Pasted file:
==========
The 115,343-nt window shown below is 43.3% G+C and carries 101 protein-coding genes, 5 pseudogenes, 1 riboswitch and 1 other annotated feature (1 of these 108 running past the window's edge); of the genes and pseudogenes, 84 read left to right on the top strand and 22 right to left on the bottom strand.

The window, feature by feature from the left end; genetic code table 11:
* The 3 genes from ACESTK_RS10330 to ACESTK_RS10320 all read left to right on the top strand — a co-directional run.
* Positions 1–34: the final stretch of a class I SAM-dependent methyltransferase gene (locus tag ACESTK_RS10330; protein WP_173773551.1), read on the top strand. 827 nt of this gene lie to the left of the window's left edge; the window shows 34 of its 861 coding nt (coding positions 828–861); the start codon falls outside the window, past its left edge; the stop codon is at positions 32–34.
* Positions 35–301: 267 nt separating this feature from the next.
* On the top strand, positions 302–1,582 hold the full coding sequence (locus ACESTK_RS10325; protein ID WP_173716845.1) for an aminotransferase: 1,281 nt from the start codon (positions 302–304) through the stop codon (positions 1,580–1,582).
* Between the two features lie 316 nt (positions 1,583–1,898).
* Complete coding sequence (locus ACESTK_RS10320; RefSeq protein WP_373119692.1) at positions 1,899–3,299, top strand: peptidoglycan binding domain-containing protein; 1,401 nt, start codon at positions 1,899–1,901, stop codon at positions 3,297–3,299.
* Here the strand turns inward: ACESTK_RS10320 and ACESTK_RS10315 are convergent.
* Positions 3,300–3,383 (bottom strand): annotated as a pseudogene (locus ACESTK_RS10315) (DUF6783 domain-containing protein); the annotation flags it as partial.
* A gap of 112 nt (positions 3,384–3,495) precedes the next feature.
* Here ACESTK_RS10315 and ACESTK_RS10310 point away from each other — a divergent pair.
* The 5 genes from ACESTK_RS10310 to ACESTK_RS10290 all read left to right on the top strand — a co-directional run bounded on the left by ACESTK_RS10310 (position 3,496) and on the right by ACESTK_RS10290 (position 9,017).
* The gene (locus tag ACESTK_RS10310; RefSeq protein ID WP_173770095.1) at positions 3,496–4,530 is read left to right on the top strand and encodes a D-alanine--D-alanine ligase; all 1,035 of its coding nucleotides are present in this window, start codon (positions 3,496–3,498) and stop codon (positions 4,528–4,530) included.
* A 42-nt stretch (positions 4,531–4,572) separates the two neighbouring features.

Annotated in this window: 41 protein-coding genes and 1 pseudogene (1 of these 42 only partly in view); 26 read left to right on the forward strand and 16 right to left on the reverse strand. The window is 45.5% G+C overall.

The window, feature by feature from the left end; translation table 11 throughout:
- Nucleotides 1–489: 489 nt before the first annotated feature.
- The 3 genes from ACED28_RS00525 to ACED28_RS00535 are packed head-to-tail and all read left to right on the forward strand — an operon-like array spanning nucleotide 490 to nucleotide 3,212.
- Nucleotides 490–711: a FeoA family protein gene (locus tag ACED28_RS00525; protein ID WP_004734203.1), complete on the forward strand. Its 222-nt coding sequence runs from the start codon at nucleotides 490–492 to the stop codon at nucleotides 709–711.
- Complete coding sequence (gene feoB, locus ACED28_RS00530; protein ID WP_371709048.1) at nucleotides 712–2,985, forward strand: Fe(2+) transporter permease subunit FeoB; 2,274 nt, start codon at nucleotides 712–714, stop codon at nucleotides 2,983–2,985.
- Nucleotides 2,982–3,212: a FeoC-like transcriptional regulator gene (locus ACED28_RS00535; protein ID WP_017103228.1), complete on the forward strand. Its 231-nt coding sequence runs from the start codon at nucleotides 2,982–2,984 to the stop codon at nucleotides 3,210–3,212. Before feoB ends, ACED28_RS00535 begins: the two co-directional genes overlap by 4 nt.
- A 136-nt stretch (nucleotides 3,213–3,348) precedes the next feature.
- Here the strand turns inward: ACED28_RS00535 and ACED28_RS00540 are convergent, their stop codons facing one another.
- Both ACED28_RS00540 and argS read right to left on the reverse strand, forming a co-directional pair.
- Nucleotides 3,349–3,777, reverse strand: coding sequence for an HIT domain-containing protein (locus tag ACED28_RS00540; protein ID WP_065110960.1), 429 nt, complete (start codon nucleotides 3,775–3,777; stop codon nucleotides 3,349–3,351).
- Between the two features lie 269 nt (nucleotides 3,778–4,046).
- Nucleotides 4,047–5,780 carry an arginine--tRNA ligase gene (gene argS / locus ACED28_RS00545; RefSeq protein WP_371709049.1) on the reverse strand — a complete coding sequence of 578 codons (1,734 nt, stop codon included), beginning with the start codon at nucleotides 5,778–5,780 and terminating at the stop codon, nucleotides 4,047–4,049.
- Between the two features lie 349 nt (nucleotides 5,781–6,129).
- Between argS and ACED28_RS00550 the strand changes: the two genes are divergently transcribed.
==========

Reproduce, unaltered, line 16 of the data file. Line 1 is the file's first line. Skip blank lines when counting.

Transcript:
Annotated in this window: 41 protein-coding genes and 1 pseudogene (1 of these 42 only partly in view); 26 read left to right on the forward strand and 16 right to left on the reverse strand. The window is 45.5% G+C overall.